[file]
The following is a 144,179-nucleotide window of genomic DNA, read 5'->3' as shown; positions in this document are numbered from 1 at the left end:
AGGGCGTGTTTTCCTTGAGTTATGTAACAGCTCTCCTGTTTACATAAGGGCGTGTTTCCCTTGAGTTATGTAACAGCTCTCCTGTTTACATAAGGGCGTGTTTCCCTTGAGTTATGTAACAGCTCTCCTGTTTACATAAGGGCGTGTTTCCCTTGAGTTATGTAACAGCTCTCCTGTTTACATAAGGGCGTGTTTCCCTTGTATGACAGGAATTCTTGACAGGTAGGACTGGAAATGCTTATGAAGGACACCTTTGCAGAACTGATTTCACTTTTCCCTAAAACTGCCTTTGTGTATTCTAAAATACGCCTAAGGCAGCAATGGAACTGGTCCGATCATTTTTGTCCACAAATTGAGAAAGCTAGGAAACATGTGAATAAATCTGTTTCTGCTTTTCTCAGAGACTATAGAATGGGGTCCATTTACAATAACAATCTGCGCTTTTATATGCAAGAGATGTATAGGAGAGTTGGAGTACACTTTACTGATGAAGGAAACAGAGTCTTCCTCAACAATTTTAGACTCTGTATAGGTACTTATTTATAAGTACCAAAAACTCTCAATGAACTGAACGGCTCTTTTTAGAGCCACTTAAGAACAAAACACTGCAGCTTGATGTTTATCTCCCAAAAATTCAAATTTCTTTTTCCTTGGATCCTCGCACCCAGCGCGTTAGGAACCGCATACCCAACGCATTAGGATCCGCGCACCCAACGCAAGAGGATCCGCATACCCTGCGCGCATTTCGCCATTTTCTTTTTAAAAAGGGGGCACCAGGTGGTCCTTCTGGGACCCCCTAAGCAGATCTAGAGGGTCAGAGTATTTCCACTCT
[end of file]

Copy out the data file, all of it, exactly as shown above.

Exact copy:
The following is a 144,179-nucleotide window of genomic DNA, read 5'->3' as shown; positions in this document are numbered from 1 at the left end:
AGGGCGTGTTTTCCTTGAGTTATGTAACAGCTCTCCTGTTTACATAAGGGCGTGTTTCCCTTGAGTTATGTAACAGCTCTCCTGTTTACATAAGGGCGTGTTTCCCTTGAGTTATGTAACAGCTCTCCTGTTTACATAAGGGCGTGTTTCCCTTGAGTTATGTAACAGCTCTCCTGTTTACATAAGGGCGTGTTTCCCTTGTATGACAGGAATTCTTGACAGGTAGGACTGGAAATGCTTATGAAGGACACCTTTGCAGAACTGATTTCACTTTTCCCTAAAACTGCCTTTGTGTATTCTAAAATACGCCTAAGGCAGCAATGGAACTGGTCCGATCATTTTTGTCCACAAATTGAGAAAGCTAGGAAACATGTGAATAAATCTGTTTCTGCTTTTCTCAGAGACTATAGAATGGGGTCCATTTACAATAACAATCTGCGCTTTTATATGCAAGAGATGTATAGGAGAGTTGGAGTACACTTTACTGATGAAGGAAACAGAGTCTTCCTCAACAATTTTAGACTCTGTATAGGTACTTATTTATAAGTACCAAAAACTCTCAATGAACTGAACGGCTCTTTTTAGAGCCACTTAAGAACAAAACACTGCAGCTTGATGTTTATCTCCCAAAAATTCAAATTTCTTTTTCCTTGGATCCTCGCACCCAGCGCGTTAGGAACCGCATACCCAACGCATTAGGATCCGCGCACCCAACGCAAGAGGATCCGCATACCCTGCGCGCATTTCGCCATTTTCTTTTTAAAAAGGGGGCACCAGGTGGTCCTTCTGGGACCCCCTAAGCAGATCTAGAGGGTCAGAGTATTTCCACTCT